Last night I attended a lecture by Judith Lieu, a professor of "divinity" at Cambridge University. I wasn't sure what to expect, but the promotional blurb from Auckland University looked interesting.
In the century and a half after his death the apostle Paul was remembered in many different ways, as Apostle to the Gentiles, intrepid traveller, pastor, persecutor and preacher. Christians claimed his memory and his authority to address the questions that troubled them; the Paul of whom they wrote may be very different from the Paul of later Christian preaching and theology but he offers us a glimpse into a period when Christians were having to find their place in the world.
It turned out to be an engaging presentation. Lieu placed the apostle in a second century context - as he was remembered by a subsequent generation - and drew on a wide variety of both biblical and extra-biblical sources. With her impeccably English accent, Lieu demonstrated just how little we really know about this seminal figure in Christian history, and the contradictory information that survives. These contradictions exist even in the canonical documents, and raise questions many theologians prefer to sweep under the carpet. Why does Acts, for example, not refer to Paul's letters? Why were his writings ignored for decades before being rehabilitated?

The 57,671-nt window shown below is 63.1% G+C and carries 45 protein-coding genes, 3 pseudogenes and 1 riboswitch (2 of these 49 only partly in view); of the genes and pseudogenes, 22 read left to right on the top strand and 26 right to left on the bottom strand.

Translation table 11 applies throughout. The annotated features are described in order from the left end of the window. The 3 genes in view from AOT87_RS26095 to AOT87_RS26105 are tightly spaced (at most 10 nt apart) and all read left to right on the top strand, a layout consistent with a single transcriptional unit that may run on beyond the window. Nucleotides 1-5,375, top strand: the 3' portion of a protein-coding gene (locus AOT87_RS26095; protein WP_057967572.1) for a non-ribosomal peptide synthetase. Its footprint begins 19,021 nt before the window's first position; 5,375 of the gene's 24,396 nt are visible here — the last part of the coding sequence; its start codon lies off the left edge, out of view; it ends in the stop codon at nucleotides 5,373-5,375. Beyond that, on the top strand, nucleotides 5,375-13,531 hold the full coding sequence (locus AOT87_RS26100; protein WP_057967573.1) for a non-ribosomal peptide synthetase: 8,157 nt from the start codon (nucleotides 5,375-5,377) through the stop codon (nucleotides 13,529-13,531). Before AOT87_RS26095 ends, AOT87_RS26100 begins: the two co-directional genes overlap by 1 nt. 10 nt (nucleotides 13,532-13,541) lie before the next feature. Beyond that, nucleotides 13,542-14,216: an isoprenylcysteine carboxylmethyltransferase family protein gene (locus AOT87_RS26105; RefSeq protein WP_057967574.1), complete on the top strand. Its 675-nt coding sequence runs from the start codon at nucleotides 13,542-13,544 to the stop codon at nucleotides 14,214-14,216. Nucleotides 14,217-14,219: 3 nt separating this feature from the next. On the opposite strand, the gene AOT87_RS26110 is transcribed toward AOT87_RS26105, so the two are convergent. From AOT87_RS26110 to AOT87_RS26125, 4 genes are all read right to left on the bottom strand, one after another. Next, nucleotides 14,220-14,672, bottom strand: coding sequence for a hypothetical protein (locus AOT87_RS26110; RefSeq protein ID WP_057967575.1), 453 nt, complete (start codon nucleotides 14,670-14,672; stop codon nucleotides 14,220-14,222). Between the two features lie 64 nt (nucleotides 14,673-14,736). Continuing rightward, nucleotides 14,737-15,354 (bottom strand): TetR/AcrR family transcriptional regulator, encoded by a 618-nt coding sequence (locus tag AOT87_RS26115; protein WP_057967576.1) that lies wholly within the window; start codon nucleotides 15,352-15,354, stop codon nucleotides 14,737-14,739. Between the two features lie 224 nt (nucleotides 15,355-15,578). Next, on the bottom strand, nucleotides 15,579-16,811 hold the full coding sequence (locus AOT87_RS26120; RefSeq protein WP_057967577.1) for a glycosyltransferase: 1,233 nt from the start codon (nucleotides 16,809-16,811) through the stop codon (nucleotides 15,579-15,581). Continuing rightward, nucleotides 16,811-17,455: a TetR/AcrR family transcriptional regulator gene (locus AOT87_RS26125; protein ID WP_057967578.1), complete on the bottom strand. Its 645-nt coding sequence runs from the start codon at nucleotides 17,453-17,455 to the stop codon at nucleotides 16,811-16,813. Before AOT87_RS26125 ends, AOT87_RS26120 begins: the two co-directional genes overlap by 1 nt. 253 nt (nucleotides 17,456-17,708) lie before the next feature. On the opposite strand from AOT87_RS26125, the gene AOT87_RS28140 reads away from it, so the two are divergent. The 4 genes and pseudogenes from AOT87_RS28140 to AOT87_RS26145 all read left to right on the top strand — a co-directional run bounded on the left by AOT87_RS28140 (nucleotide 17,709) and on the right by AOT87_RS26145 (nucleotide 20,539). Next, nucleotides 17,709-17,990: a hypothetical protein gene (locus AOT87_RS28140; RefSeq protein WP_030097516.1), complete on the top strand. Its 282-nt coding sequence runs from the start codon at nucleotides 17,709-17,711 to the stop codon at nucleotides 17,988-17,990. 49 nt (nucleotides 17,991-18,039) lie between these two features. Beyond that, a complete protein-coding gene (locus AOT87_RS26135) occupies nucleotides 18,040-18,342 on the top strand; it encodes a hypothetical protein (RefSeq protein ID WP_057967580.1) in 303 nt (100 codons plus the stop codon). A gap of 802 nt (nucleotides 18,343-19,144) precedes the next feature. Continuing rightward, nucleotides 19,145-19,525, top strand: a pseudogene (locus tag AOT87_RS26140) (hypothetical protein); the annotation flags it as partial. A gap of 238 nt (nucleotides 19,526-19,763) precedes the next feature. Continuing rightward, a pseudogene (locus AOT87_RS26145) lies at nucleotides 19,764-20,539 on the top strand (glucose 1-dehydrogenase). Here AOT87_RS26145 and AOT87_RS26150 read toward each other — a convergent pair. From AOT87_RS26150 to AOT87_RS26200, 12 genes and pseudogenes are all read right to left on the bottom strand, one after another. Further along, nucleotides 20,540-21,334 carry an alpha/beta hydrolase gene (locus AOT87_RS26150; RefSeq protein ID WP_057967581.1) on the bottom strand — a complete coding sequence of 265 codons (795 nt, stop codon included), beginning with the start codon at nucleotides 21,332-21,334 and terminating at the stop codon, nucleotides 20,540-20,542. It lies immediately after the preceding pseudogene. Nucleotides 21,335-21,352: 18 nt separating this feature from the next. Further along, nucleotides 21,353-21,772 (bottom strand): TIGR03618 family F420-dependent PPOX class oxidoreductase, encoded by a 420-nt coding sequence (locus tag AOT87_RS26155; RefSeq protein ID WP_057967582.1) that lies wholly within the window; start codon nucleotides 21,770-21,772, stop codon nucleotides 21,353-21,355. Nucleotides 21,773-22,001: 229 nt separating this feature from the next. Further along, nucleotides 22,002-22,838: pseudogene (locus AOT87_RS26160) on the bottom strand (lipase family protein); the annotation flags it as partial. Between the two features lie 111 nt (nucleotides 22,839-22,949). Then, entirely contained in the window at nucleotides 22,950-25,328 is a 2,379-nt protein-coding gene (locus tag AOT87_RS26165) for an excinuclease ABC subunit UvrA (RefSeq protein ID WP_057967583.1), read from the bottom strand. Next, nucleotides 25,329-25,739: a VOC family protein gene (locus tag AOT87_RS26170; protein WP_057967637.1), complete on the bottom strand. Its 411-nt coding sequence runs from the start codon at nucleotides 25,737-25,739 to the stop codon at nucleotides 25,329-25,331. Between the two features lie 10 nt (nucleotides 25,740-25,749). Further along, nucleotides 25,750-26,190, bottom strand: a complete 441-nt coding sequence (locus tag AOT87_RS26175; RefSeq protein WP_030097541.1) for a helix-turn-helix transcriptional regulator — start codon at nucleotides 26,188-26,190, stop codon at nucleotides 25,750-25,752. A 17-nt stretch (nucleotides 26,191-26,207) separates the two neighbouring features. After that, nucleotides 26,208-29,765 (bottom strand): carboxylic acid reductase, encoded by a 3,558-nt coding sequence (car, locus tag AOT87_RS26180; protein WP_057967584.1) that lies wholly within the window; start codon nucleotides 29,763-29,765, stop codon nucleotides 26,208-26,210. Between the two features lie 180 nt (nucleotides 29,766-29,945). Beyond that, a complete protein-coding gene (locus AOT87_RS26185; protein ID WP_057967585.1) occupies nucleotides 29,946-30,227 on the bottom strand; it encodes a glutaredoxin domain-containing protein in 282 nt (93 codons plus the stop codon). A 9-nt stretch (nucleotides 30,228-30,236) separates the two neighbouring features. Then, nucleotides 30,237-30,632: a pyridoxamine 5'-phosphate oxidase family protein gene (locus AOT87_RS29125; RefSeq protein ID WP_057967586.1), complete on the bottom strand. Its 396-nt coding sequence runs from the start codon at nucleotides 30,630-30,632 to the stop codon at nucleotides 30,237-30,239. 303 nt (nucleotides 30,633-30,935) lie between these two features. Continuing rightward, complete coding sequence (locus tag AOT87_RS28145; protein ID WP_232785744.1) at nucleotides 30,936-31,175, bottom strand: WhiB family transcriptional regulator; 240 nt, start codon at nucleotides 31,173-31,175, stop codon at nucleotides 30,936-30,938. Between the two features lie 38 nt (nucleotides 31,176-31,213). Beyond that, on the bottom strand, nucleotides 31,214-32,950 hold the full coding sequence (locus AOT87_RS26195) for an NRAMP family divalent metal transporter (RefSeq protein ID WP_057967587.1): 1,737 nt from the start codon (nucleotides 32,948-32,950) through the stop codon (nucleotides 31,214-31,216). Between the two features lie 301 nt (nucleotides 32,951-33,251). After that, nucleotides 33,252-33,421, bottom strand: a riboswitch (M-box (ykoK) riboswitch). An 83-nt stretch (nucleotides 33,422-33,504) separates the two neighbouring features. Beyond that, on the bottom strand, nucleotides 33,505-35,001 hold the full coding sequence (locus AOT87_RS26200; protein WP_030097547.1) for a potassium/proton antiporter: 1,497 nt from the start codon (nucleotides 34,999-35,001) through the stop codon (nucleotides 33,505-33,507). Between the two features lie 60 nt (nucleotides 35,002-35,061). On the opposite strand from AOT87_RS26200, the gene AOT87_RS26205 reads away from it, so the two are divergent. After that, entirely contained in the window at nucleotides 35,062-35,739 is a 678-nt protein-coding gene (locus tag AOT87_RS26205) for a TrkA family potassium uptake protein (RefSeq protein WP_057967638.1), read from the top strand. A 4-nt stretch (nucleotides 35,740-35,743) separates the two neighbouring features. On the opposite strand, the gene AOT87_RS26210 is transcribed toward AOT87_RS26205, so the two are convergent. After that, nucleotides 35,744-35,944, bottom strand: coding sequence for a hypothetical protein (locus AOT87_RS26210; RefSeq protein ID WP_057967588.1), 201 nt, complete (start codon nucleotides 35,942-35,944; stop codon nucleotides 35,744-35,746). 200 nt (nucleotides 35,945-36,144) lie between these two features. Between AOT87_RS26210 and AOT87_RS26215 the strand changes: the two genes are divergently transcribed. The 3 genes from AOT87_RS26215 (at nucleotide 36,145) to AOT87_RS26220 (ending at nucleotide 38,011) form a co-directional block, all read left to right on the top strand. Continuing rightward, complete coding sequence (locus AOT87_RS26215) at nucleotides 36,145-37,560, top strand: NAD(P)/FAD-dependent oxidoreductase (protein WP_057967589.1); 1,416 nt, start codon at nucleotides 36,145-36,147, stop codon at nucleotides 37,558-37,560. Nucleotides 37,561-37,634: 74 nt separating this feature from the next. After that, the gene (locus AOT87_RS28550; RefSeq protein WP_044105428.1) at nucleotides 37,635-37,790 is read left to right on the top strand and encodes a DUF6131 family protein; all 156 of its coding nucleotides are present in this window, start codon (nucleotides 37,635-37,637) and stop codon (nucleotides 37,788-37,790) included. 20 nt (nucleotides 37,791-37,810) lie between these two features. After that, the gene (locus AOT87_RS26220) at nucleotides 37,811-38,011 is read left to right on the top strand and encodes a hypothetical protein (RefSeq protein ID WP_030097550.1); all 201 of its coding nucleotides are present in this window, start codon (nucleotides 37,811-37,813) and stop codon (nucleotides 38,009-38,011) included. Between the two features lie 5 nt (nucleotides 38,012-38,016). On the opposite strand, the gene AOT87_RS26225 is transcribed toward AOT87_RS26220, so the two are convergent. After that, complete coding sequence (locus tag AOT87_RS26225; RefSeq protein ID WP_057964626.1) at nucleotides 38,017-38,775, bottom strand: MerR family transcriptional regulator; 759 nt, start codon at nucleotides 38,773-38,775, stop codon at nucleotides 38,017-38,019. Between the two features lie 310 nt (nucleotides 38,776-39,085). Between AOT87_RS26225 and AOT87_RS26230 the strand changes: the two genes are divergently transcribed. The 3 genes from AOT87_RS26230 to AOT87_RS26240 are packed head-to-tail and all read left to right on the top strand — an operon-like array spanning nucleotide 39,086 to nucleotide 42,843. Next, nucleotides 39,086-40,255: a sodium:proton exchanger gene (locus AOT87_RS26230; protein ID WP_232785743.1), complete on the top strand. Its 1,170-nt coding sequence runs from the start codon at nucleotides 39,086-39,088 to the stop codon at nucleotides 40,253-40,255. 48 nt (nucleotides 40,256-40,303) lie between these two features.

A key figure in the story of Paul's rise to preeminence is the remarkable Marcion, a "heretic" who almost became Pope, and drew together the first canon of the New Testament. Marcion is one of the forgotten figures of Christian history, but it doesn't take a lot of imagination to see his fingerprints all over the "genuine" Pauline epistles. That's a view taken by outspoken skeptical scholar Robert Price, and while Judith Lieu was far more judicious in her choice of words, I could imagine Bob nodding enthusiastically and making approving grunts.
The second century casts a long retrospective shadow on the first. All may not be as it seems. To hear that from a scholar of the stature of Judith Lieu was riveting.